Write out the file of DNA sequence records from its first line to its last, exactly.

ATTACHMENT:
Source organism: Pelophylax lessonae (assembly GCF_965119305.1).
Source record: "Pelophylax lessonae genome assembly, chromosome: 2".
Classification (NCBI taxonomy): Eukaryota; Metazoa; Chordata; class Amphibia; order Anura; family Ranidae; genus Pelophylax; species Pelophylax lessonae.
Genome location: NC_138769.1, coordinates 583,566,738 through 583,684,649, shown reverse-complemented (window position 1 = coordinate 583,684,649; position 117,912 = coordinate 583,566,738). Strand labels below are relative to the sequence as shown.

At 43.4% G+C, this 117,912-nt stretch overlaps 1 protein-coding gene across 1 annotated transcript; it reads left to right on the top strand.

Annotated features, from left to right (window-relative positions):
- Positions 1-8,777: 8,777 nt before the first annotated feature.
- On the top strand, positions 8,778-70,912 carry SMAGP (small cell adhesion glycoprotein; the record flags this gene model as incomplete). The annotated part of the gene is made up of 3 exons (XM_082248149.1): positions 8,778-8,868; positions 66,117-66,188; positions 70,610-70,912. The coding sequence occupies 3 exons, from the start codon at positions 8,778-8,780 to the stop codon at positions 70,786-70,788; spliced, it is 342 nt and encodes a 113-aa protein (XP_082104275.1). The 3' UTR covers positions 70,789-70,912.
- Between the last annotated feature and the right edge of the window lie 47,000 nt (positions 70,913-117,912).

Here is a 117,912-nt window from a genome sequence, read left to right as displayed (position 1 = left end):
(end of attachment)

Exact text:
Source organism: Pelophylax lessonae (assembly GCF_965119305.1).
Source record: "Pelophylax lessonae genome assembly, chromosome: 2".
Classification (NCBI taxonomy): Eukaryota; Metazoa; Chordata; class Amphibia; order Anura; family Ranidae; genus Pelophylax; species Pelophylax lessonae.
Genome location: NC_138769.1, coordinates 583,566,738 through 583,684,649, shown reverse-complemented (window position 1 = coordinate 583,684,649; position 117,912 = coordinate 583,566,738). Strand labels below are relative to the sequence as shown.

At 43.4% G+C, this 117,912-nt stretch overlaps 1 protein-coding gene across 1 annotated transcript; it reads left to right on the top strand.

Annotated features, from left to right (window-relative positions):
- Positions 1-8,777: 8,777 nt before the first annotated feature.
- On the top strand, positions 8,778-70,912 carry SMAGP (small cell adhesion glycoprotein; the record flags this gene model as incomplete). The annotated part of the gene is made up of 3 exons (XM_082248149.1): positions 8,778-8,868; positions 66,117-66,188; positions 70,610-70,912. The coding sequence occupies 3 exons, from the start codon at positions 8,778-8,780 to the stop codon at positions 70,786-70,788; spliced, it is 342 nt and encodes a 113-aa protein (XP_082104275.1). The 3' UTR covers positions 70,789-70,912.
- Between the last annotated feature and the right edge of the window lie 47,000 nt (positions 70,913-117,912).

Here is a 117,912-nt window from a genome sequence, read left to right as displayed (position 1 = left end):